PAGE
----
The second reason is the salary is less attractive than one might hope. Many electronic music enthusiasts have spent much time and money on DJ training courses, only to find that more than the performance pay is needed to cover daily expenses. The market may favor female DJs, considered more attractive, and male DJs without packaging or fame might very well experience the old saying of "starving every other day." Of course, that's an exaggeration, but the reality is after paying for rent, utilities, internet, and basic living costs, there's little money left.
The third reason is that DJing is not a secure career with an uncertain future. Many invest heavily in learning to DJ, only to find that the industry is far from what they expected. They face a dilemma: continue to pursue a dream that seems increasingly out of reach, or give up after so much investment? The all-too-common situation might be spending hours preparing a set to share great music with the audience, only to have a big spender dismiss it with a comment that it's not exciting enough, forcing you to play the same old tracks you're sick of.
Another aspect is that the role of DJs in commercial bars might soon be replaced by artificial intelligence. With membership in software like Rekordbox, the functionality is essentially there. So, it's bold to predict that the future role of DJs might lean more towards that of MCs/dancers, not needing to mix tracks but rather to lead the vibe of the dance floor.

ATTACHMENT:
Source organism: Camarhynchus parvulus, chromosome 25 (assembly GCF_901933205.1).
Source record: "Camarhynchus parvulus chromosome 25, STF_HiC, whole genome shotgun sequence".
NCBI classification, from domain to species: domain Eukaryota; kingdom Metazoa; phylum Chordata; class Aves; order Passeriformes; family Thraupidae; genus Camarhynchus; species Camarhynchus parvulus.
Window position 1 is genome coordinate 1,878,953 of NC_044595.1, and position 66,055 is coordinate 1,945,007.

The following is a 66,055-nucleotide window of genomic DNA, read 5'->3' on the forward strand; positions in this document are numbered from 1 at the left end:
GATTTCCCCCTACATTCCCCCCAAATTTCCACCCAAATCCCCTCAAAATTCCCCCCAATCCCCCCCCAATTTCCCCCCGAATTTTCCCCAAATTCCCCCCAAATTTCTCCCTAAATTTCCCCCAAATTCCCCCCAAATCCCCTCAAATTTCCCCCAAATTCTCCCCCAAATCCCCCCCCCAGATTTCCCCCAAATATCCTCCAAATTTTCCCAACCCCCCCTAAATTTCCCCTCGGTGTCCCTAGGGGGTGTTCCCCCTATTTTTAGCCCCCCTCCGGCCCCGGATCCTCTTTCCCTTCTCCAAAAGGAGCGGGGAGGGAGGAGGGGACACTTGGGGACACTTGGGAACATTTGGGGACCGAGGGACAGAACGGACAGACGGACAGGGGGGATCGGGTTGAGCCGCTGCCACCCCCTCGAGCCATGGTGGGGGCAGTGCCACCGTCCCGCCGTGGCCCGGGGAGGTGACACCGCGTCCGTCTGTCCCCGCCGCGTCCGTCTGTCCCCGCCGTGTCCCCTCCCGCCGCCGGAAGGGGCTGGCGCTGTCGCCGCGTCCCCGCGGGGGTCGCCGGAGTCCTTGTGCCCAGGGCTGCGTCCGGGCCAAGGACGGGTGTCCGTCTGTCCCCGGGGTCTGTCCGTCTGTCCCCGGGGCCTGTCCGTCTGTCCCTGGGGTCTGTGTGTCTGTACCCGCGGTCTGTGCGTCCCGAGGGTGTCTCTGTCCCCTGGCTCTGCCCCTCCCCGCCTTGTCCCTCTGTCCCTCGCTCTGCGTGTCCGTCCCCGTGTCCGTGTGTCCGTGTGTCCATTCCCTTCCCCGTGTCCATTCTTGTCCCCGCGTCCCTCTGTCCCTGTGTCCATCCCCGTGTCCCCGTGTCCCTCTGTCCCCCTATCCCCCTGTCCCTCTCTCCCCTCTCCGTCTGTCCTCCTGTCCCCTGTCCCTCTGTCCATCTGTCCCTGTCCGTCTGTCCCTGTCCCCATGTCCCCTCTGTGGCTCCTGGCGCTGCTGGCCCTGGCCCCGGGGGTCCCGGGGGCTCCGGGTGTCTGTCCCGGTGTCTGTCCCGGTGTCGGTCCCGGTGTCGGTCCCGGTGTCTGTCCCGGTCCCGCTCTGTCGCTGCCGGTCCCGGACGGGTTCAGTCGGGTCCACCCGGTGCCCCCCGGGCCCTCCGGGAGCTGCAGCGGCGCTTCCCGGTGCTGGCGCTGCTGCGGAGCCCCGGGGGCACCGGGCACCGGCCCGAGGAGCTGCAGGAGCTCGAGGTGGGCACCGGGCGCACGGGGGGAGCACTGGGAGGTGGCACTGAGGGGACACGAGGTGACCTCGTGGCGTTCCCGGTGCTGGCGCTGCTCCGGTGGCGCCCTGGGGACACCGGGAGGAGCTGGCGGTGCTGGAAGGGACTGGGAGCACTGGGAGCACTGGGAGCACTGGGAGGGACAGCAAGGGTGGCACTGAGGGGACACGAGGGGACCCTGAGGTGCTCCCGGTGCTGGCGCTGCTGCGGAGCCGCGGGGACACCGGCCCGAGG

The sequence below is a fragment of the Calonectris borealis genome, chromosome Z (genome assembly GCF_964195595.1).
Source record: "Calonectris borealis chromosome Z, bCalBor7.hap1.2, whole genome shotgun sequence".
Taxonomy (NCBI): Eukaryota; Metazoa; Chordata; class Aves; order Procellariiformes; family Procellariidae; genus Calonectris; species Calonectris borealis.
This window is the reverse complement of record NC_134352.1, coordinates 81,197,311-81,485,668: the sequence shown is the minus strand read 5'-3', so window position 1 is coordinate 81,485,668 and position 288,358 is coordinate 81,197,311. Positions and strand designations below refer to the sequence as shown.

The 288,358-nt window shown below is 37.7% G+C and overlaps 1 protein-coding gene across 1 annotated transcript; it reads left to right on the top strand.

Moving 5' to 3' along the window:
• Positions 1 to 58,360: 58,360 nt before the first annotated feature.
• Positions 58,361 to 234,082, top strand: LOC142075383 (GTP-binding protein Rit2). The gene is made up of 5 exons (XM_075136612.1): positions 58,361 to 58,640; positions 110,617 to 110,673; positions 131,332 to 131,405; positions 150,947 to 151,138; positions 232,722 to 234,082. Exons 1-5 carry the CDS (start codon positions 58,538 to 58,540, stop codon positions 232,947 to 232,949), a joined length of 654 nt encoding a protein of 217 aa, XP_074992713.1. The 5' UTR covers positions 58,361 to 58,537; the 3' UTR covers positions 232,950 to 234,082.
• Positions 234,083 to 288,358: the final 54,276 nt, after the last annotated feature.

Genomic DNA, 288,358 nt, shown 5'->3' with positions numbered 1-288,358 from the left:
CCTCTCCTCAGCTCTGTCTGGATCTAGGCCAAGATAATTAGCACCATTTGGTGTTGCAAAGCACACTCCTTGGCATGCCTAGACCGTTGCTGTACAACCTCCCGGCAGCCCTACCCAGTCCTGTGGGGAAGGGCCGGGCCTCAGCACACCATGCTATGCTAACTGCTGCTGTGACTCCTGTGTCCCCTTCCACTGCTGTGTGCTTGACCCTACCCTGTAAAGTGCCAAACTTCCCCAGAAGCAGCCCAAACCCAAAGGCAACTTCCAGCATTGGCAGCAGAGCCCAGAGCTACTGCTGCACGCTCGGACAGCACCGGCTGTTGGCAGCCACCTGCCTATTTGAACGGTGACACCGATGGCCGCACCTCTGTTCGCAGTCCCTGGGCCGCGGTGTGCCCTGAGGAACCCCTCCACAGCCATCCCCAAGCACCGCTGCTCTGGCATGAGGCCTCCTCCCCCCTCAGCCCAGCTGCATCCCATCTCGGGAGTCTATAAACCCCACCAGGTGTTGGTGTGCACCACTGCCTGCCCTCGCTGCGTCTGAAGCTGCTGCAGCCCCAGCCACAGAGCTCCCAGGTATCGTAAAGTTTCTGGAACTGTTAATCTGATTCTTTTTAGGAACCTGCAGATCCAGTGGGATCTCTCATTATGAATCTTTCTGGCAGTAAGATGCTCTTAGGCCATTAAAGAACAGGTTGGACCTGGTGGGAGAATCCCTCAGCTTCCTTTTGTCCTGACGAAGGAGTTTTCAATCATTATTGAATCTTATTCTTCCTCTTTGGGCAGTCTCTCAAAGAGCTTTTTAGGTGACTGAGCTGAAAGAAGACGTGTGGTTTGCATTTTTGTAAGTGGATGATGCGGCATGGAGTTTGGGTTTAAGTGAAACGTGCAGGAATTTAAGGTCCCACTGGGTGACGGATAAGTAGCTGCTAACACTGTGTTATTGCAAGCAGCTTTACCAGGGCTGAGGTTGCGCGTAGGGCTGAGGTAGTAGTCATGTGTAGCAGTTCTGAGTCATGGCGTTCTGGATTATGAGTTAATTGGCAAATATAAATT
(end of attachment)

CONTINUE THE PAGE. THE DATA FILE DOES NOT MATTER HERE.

However, there are scenarios where I strongly recommend DJs get involved, such as private parties. Whether it's certain moments at a wedding, a blast with friends, a bonfire during a camping trip, or a summer pool party, these are times when music can boost the atmosphere, facilitating social interactions on the dance floor. Here, a DJ's role is crucial. They can communicate with the party host in advance and customize the playlist to suit the tastes of the friends and the rhythm of the party. This flexibility and ability to control the vibe is a DJ's advantage and a chance to showcase their skills. For private party DJs, the perks include a controlled and forgiving audience. As a DJ, you won't need to worry about anything besides the music. This is an excellent opportunity for novices and experienced DJs who enjoy showing off their skills with effectors.